State Financial Plan Spells Potential Doom for Higher Ed

New York State plans to cut spending on localities by $8.2 billion in fiscal year 2021, according to the state’s financial plan released on Saturday. 

Featured on the list of localities is higher education, which includes CUNY, its state equivalent SUNY and financial aid programs like the Tuition Assistance Program. Other institutions to be hit with budget cuts include K-12 schools, public transit and Medicaid.

Gov. Andrew Cuomo in 2014. Photo from Wikimedia Commons, by Diana Robinson

The planned spending cuts are based on a projected loss of tax revenue because of COVID-19. “The pandemic has caused economic activity in the nation and the State to drop abruptly and dramatically,” reads the document, which also cites a decline in tax revenue of 14% over the past two months and projects an average unemployment rate of over 11% for fiscal year 2021. The plan likens New York’s current financial situation to the Great Depression. 

The state also plans for the loss of tax revenue due to the coronavirus to extend far beyond 2021, the document says. It expects a loss of $60.5 billion through fiscal year 2024.

These numbers are highly dependent on how the coronavirus pans out and whether the federal government sends economic aid, among other factors. Gov. Andrew Cuomo warned in a press briefing on Monday that if the federal government doesn’t send aid, it could result in cuts of 20% for various state institutions, including education. “You can’t spend what you don’t have,” Cuomo said.

While the governor proposes no tax increase to assuage this situation, some believe the state should raise taxes to counteract coronavirus losses. “8.2 billion in education cuts is devastating,” tweeted New York State Assemblymember Robert Carroll. “The State Legislature must reconvene and raise taxes,” he wrote. Assemblymember Yuh-Line Niou tweeted, “Please let us raise revenue.”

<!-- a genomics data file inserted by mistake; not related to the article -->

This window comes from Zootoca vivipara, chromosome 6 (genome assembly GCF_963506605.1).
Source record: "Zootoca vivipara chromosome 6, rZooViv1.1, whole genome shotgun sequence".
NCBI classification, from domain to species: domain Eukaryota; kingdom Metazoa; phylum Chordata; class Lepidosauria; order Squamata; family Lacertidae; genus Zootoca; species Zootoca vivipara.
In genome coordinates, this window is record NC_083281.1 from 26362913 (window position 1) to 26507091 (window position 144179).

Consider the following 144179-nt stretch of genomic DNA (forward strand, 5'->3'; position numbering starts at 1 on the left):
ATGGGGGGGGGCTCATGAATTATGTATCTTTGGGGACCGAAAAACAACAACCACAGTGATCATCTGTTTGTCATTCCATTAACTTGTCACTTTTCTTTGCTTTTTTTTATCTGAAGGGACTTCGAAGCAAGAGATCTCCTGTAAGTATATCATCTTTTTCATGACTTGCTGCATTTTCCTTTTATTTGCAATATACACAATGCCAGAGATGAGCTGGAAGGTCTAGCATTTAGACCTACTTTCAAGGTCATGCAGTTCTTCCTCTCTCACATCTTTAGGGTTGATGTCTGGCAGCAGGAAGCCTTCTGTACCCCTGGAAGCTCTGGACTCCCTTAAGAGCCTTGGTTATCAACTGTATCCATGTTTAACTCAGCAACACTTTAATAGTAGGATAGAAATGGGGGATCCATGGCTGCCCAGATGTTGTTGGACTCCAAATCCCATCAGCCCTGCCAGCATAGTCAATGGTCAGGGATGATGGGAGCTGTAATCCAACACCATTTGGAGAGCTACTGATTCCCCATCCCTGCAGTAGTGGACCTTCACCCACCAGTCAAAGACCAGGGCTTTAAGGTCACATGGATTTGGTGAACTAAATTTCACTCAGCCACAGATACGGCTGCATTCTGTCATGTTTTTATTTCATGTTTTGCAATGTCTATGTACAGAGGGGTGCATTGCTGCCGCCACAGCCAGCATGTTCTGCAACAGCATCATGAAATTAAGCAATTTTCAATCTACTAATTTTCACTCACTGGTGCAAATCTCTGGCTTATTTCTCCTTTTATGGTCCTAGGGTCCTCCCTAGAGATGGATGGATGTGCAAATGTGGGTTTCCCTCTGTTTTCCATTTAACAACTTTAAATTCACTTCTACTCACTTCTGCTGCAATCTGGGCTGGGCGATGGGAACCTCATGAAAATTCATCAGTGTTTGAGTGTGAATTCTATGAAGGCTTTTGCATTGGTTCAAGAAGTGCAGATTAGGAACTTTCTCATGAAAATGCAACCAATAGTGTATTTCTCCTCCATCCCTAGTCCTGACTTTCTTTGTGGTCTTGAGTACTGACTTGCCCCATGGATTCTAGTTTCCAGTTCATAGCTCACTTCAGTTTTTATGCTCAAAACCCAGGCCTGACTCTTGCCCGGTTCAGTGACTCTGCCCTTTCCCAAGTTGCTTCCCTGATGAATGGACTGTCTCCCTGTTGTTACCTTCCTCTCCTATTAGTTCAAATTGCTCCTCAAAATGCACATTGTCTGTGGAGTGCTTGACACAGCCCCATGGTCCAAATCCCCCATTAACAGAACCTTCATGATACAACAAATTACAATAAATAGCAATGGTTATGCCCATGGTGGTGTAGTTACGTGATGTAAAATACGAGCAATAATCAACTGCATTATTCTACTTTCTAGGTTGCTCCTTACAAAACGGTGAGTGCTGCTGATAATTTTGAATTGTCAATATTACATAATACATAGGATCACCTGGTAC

According to the document, the state’s Division of the Budget expects to submit a plan to the state legislature next month that will include precise projections for reductions in funding for localities.

In its four-year financial plan published earlier this year, CUNY projects mandatory cost increases of more than $100 million per year at senior colleges, which get most of their funding from the state. These projected cost increases are expected in the form of raises to university employees and increases in other expenses such as campus maintenance. 

The university’s financial plan also includes tuition revenue increases in keeping with several years of moderately increasing CUNY tuition. Since state law prevents CUNY from increasing tuition by more than $300 each year, the university will not be able to offset the decrease in state funding with proportional tuition increases.

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